Take it Slow. When moving at night, resist the temptation to put the boat on plane and let your hair blow in the wind. There may be stumps, logs floating in the water, an angler fishing without a white light showing or a stray boat that broke loose from its mooring. People have run under docks at night, with fatal results. Go slower and live longer.

Cover Your Eyes. Wear clear safety glasses at night to protect your eyes. Sometimes you get your lure snagged and when you tug on it to get it loose, it comes flying back at you, but you won’t see it. It may lodge in some other part of your body, which is usually removable without too much misfortune — but your eyes, that’s another story. 

Wear a Life Jacket. Always. All the time. An inflatable makes wearing a life jacket more bearable while fishing; falling out of the boat while fishing by yourself at night (not advised) is a lot more fun if you live to tell about it.

Be Seen. And Heard. Take a good spotlight and a cellphone and tell someone where you will be and when to expect your return. You’ll be glad you did when your boat dies and you don’t have to wait until someone happens by.

Dress for Success. Take jackets and rain gear. Unless you just like being cold and miserable. But then if you did, you’d be ice fishing in Minnesota instead of bass fishing in Texas. Booyah!

Check the Weather. Check the weather before you go and keep a sharp eye out for lightning and changes in conditions. Have a weather app with lightning alerts and storm tracking on your phone. 

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Turtle Time on South Padre

Sea Turtle Restoration at Sea Turtle, Inc.

For a variety of reasons, South Padre is like no other Texas beach. You could say the sand is whiter and the water is bluer, but for us, it’s an opportunity to get up close to some of our favorite marine animals, those friendly sea turtles that inhabit the salty waters along Texas’ southernmost beach.

When you visit, why not stop by the new Sea Turtle Inc. facility to make some new friends (permanent turtle residents with adorable names like Merry Christmas and Hang Ten).

The modest building that once housed injured turtles was replaced by a fantastic $6 million facility in 2018, right after Sea Turtle Inc.’s 40th anniversary celebration as a nonprofit. Hourly turtle talks, a large aquarium, interactive kids’ exhibits and a 300-seat amphitheater with a view of the wetlands and a top-notch theater system are features of the new site, just behind the old one (now a sea turtle hospital).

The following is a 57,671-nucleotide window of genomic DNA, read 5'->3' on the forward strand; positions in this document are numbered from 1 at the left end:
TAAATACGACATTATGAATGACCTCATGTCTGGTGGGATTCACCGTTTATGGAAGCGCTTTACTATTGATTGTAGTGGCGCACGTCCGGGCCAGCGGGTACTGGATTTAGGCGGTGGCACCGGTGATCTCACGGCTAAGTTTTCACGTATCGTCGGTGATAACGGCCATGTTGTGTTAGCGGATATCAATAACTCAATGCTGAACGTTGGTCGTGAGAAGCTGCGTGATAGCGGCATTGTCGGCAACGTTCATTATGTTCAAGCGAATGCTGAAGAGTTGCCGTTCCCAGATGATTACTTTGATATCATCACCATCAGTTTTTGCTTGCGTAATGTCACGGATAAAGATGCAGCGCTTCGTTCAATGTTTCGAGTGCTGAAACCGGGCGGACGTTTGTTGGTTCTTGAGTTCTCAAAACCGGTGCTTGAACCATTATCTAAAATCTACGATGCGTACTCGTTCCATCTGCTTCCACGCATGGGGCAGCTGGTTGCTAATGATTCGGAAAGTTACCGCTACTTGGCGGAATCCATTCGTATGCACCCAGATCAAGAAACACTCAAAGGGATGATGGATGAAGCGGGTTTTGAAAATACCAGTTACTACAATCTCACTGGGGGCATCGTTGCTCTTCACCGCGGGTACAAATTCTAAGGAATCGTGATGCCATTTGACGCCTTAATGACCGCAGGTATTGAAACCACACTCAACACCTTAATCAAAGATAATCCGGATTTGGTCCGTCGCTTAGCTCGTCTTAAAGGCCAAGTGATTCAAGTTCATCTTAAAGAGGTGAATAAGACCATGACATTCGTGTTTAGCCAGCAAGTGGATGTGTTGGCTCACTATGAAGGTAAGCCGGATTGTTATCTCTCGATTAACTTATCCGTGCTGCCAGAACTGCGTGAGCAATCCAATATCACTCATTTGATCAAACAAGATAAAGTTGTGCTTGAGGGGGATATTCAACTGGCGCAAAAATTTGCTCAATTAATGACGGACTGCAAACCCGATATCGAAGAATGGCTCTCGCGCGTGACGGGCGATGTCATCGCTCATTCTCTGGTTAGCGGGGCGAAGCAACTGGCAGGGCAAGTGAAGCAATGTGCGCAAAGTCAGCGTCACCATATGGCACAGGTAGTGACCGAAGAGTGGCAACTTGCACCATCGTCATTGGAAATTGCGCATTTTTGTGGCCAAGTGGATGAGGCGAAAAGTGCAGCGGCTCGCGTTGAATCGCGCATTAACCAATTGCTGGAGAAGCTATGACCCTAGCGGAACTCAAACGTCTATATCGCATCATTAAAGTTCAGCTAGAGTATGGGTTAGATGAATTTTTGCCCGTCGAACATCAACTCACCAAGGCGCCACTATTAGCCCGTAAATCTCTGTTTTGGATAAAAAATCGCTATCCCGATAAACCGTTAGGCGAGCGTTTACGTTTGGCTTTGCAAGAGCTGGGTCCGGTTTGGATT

South Padre is a unique place for new outdoor enthusiasts to experience a beautiful Texas beach and learn about how our natural world is recovering.

Discover more outdoor adventures! Subscribe now for just $10.


10,000 Texans

How many people don't participate in outdoor recreation?

Fifty-one percent.

That’s how many American’s participate in exactly zero — as in not even one — outdoor activity each year according to the Outdoor Foundation.

Fifty. One. Percent.

For an agency with the motto “Life’s Better Outside,” this statistic is discouraging.

We know from our own research that Texans participate in outdoor activities at rates far higher than the rest of the country, so our numbers may be better than that.

But still … fifty-one percent.

In a state with a population of 28.7 million, that’s 14+ million people who never experience what the Texas outdoors has to offer.

Fishing, hiking, picnics, walking trails, kayaking, hunting, splashing in the gulf or even just a walk in the park — more than 14 million Texans missed out on all of that.

And we think that’s a big problem.

That’s why we here at Texas Parks & Wildlife magazine are launching this blog, to inspire Texans to get outside and experience all that Texas has to offer. But rather than thinking big, we’re thinking small. Like, move the needle 0.03% small.

Which adds up to 10,000 Texans. 

We'd like to inspire 10,000 Texans to get outside and try something new. To help, we’ll be posting one idea — one place you can go, one activity you can try, one way to get involved — every day. On our blog. On our social media channels. With our friends and family.

And we’d like you to do the same. 

If you’re already part of the 49% who goes outside on a regular basis, fantastic! The next time you do something outdoors, invite a friend. Take them to your favorite outdoor spot — or visit somewhere you’ve never been before! But most important, help us spread the word that Life’s Better Outside.

And if you’re a great indoorsman (or woman), we hope to inspire you with how much Texas has to offer, and how easy it is for you to experience it.